By Joel Dembe
At first, I was skeptical. Another expensive, overhyped gadget, right? I was certain it would distract me. Or that I wouldn’t use the ‘cutting-edge’ features cleverly advertised by Apple’s slick marketing team. More importantly, as someone who uses a wheelchair, I wasn’t sure those features would even work for me. Boy was I wrong.
After two weeks of non-stop use, I can say, without hesitation, it’s a must-buy for all abilities— especially active wheelchair users like myself.
Like it did for many others, COVID-19 disrupted my entire fitness regimen. Gyms were closed. Recreational wheelchair sports were off-limits. And, for some reason, I wasn’t motivated to use my handcycle or push my chair outdoors as much as I usually would. Essentially, I stopped moving and I lost my edge.
However, once I got my hands, (or should I say wrist?), on the Apple Watch and activated “wheel- chair mode”—everything changed. Here’s my two-week journey:
Day 1: I’m getting hourly reminders to move my wheelchair. “Time to roll!” displays on the watch. I go outside. I push my chair for a few minutes. I hear a ‘chime’ sound. It’s a virtual reward for completing a task. Another notification pops-up that I’m 260 active calories from obtaining my daily goal. This is interesting.
Day 3: I arrive home after a five-minute outdoor push. The watch tells me to wash my hands. That’s a good reminder! But I do it for precisely 20-seconds until the automatic countdown timer chimes ‘complete.’ I get another reward.
Day 6: I open the watch “workout” app, selecting “outdoor push, running pace.” I listen to a work- out playlist synced from the watch to my AirPods. I wheel around my neighbourhood. The watch tells me I’ve burned off 20 calories. I keep going. I push harder. 50 calories, then 75. After 30-minutes, an animated ring ‘closes’ on the watch. I still have to close two more rings to reach my daily activity goal. I am motivated to get that reward.
Day 8: Another workout. Another reward. A text message pops up on the watch. I ask Siri (the watch’s virtual assistant) to say the message out-loud. It’s my wife. I respond using only my voice. I haven’t stopped wheeling and yet my message to her is completely accurate. No fumbling around with my iPhone while pushing anymore. It’s seamless. So, I keep going. But now, I feel like the wheelchair-version of Dick Tracy.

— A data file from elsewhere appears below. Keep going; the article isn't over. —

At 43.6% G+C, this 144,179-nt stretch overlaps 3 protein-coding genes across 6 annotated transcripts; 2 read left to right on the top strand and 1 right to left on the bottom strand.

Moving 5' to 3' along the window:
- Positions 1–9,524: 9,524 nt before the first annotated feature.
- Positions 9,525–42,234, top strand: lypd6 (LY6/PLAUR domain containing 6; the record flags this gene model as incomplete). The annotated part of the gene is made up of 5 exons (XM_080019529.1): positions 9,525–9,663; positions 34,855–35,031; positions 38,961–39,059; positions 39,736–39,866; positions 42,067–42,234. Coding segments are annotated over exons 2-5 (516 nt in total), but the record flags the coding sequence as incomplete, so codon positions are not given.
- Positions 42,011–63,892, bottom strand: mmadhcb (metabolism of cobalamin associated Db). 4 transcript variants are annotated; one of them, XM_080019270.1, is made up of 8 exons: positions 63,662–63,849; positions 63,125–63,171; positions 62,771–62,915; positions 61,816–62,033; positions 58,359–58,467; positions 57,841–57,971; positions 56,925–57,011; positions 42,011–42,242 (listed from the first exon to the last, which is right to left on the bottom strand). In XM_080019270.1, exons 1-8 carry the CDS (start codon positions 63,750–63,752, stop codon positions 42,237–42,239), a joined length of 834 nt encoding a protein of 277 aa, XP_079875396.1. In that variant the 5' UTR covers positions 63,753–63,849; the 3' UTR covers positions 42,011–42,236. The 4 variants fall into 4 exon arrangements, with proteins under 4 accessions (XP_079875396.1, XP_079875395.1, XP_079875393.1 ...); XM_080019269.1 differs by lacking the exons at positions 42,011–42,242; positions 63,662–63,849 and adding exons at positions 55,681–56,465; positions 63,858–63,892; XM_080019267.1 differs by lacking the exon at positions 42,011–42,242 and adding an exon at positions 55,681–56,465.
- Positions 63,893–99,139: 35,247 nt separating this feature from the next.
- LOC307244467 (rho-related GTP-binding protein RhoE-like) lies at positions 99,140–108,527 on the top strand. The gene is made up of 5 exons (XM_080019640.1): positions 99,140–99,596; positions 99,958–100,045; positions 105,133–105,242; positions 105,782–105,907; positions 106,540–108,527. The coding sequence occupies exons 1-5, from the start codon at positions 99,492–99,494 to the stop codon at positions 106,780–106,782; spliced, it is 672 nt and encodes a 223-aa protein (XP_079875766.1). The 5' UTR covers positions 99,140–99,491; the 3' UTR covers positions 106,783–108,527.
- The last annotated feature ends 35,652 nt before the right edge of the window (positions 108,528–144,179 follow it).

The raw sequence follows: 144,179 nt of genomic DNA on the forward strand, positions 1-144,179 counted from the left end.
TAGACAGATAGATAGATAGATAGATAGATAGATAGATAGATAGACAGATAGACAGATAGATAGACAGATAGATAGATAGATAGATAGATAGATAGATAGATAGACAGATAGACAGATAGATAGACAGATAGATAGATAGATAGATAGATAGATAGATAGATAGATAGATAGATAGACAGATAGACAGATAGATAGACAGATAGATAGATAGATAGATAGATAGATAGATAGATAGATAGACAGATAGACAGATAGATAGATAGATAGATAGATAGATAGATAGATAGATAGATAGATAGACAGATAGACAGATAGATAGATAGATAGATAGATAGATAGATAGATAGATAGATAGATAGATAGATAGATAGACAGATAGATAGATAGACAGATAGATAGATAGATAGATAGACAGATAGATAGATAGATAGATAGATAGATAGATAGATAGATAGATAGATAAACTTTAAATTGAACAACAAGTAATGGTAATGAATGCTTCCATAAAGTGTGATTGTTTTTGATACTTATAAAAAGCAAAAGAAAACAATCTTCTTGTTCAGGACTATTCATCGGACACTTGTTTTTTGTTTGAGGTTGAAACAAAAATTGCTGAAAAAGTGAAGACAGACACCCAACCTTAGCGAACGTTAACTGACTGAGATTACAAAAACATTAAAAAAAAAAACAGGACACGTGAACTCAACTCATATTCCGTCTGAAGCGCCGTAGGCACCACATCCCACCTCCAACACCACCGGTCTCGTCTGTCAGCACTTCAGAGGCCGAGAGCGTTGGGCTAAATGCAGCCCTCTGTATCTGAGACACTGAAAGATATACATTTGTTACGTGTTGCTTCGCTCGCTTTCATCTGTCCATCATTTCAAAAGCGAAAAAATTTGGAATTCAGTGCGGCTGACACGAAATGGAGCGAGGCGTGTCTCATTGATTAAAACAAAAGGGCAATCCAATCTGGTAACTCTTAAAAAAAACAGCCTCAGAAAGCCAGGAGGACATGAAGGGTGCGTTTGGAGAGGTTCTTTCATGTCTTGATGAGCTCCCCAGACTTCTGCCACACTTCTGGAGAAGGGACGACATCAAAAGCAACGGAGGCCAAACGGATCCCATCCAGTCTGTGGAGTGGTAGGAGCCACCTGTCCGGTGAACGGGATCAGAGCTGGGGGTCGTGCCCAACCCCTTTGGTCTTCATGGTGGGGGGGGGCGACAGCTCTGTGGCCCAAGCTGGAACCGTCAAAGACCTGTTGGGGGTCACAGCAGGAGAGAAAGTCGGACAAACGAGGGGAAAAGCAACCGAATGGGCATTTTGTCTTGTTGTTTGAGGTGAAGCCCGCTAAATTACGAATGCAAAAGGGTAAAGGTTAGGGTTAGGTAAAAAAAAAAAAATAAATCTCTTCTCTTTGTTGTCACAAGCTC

Day 9: I’ve had a long day at work. I get a notification that I should breathe. Apple Watch begins displaying an animated breathing exercise. I inhale slowly, then exhale as the animation shrinks. A minute later, I feel better. I hear a ‘chime’. A reward for breathing. Then, I use the Blood Oxygen app on the watch for the first time. I’m at 98 per cent. What about the remaining two per cent, I ask myself? My heart races again. I panic. Am I okay? I ask Siri. Siri says I’m fine. But I should do that breathing exercise again, I tell myself. I hear a chime. Once again rewarded.
Day 11: It’s getting late. The watch vibrates. It’s bedtime. I keep the watch on while sleeping. It’s monitoring me throughout the night. It’s now the morning. Instead of a noisy alarm, I receive a gentle ‘tap’ on my wrist, waking me up at 6:30 am. That was pleasant. The watch tells me I slept just under seven hours—three of which were in a state of deep-sleep. Apple Watch says I need more sleep.
Day 13: My wife and I finish converting our garage into a gym. My handcycle is now mounted on an indoor trainer. In tandem with the Apple Watch, I’ve created an accessible version of the Peloton. I’m now tracking multiple work- outs. I’m synced into the Nike Training Club. I’m now participating in online fitness classes. I’m completing challenges against other Apple Watch wheelchair users. I’m beyond motivated.
Day 14: I look at a summary of the data Apple Watch has collected. It’s tracking everything from forced expiratory volume to the total movement distance of my wheelchair. I’m using my iPhone less. I’m relying on Siri more. Apple has me completely hooked. I’m obsessed with my progress. Obsessed with the daily and stretch rewards. Obsessed with closing those activity rings. Obsessed with competing against my friends.
I want to type much, much more. But I hear a chime. “It’s time to roll!”
Indeed it is.
Joel Dembe is a Paralympian, public speaker and global advocate for accessibility and inclusion. He was Canada’s top-ranked wheelchair tennis player (2011-2015), winning more than thirty titles internationally.